George Choutis and his wife Destiny had been involved with cafes and restaurants for decades before opening Roastville.
The duo has poured themselves into every aspect of the cafe’s design and operation. There are crosshatch timber tables made by Choutis’ and a cabinet brimming with colourful homemade cakes. Set in a large warehouse space, all the chipped-wood coverings, timber panels and much of the furniture was done by Choutis.
The menu has been designed in collaboration with chef Rumil Binas and pastry maestro Libby Marriner. Almost everything is produced on site, the only exception being Brickfields sourdough and burger buns.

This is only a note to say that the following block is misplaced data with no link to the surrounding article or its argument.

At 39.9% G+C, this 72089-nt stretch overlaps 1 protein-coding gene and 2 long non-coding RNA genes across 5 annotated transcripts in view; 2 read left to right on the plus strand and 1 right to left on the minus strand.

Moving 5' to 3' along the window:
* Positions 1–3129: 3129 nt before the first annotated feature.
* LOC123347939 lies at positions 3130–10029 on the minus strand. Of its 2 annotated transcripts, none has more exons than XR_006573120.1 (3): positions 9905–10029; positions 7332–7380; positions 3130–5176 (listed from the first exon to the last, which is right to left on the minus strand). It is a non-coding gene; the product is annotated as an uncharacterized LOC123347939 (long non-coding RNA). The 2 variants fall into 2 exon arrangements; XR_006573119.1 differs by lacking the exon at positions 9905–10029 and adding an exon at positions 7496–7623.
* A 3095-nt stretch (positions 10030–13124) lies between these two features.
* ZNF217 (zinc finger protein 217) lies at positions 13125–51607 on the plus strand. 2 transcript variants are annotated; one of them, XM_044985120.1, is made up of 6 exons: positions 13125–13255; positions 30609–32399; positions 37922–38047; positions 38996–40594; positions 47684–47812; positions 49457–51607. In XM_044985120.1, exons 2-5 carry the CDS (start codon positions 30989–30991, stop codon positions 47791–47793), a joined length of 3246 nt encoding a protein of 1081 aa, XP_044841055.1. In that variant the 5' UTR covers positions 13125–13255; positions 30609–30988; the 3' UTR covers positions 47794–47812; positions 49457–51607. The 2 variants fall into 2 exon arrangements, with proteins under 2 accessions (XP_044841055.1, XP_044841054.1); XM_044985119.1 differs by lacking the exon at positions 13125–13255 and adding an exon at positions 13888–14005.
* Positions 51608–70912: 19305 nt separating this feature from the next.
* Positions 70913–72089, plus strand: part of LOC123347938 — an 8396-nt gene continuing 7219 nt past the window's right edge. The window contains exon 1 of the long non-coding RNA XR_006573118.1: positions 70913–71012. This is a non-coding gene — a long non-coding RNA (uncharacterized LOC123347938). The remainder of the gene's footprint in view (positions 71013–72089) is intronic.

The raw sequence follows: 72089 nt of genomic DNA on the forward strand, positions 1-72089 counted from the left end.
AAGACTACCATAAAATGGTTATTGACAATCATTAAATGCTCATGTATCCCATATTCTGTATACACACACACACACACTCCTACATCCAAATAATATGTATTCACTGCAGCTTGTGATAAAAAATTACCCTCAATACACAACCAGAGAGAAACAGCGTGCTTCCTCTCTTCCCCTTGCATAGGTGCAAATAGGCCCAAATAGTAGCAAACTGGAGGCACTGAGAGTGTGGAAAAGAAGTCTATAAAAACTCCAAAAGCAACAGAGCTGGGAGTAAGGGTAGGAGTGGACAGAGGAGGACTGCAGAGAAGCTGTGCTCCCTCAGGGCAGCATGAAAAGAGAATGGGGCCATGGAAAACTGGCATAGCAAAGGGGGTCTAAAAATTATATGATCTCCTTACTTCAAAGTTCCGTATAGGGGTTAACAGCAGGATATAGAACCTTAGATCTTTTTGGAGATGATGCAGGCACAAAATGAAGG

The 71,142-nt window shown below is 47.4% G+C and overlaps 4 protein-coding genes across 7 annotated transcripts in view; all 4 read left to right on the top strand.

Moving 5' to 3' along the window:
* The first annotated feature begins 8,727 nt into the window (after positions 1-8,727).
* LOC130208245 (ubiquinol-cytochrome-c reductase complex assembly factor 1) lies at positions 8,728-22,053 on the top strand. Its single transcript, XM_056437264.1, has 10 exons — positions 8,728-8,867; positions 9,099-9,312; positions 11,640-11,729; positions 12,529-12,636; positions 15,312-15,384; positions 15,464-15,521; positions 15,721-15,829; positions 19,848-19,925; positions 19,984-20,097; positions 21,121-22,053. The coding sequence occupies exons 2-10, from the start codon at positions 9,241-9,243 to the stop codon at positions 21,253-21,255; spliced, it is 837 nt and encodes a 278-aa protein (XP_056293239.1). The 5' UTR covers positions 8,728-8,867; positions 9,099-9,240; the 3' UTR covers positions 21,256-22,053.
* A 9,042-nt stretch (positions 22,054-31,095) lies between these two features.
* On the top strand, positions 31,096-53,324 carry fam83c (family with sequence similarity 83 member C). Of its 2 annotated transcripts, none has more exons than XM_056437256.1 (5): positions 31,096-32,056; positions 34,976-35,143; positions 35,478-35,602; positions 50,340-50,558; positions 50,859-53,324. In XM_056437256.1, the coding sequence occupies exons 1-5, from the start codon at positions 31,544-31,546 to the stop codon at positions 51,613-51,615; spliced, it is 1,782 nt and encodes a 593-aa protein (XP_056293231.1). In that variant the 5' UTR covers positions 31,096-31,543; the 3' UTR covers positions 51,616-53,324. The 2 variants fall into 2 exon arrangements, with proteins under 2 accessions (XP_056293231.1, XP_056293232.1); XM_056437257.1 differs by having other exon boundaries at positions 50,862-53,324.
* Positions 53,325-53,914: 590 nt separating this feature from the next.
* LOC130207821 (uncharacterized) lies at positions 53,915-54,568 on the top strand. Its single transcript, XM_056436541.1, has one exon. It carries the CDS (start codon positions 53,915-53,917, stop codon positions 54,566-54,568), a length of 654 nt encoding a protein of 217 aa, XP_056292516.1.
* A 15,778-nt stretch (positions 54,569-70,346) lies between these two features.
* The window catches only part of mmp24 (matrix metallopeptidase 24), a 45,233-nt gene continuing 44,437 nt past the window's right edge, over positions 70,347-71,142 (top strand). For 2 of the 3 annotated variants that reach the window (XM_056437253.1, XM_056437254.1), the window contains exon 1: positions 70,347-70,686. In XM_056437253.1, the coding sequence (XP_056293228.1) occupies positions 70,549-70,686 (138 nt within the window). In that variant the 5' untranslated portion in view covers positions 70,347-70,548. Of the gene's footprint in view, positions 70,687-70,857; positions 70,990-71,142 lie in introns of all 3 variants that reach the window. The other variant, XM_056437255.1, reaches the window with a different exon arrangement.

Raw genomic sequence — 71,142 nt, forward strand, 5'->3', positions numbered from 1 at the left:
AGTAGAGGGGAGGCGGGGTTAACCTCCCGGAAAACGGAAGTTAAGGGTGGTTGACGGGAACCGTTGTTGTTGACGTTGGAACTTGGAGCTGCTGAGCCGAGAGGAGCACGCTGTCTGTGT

With items such as fried chicken waffles, a Reuben sandwich and dairy-free smoothies in jars, the menu reads like a list of Sydney’s biggest food trends. But the dishes themselves are less derivative and more innovative. Take the Reuben. While most cafes are clamouring for NY-style authenticity, Roastville has kept the corned beef and cheese, but substituted the sauerkraut and Russian dressing for roast potatoes, tomato chutney and wilted greens. The fried chicken waffles are made with a kim chi batter and avoid any sweet glazes, bacon or ice cream in favour of a slathering of parmesan, Sriracha and kewpie mayonnaise. The green eggs is two 65°C eggs on a mash of different greens mixed together with sorrel cream.
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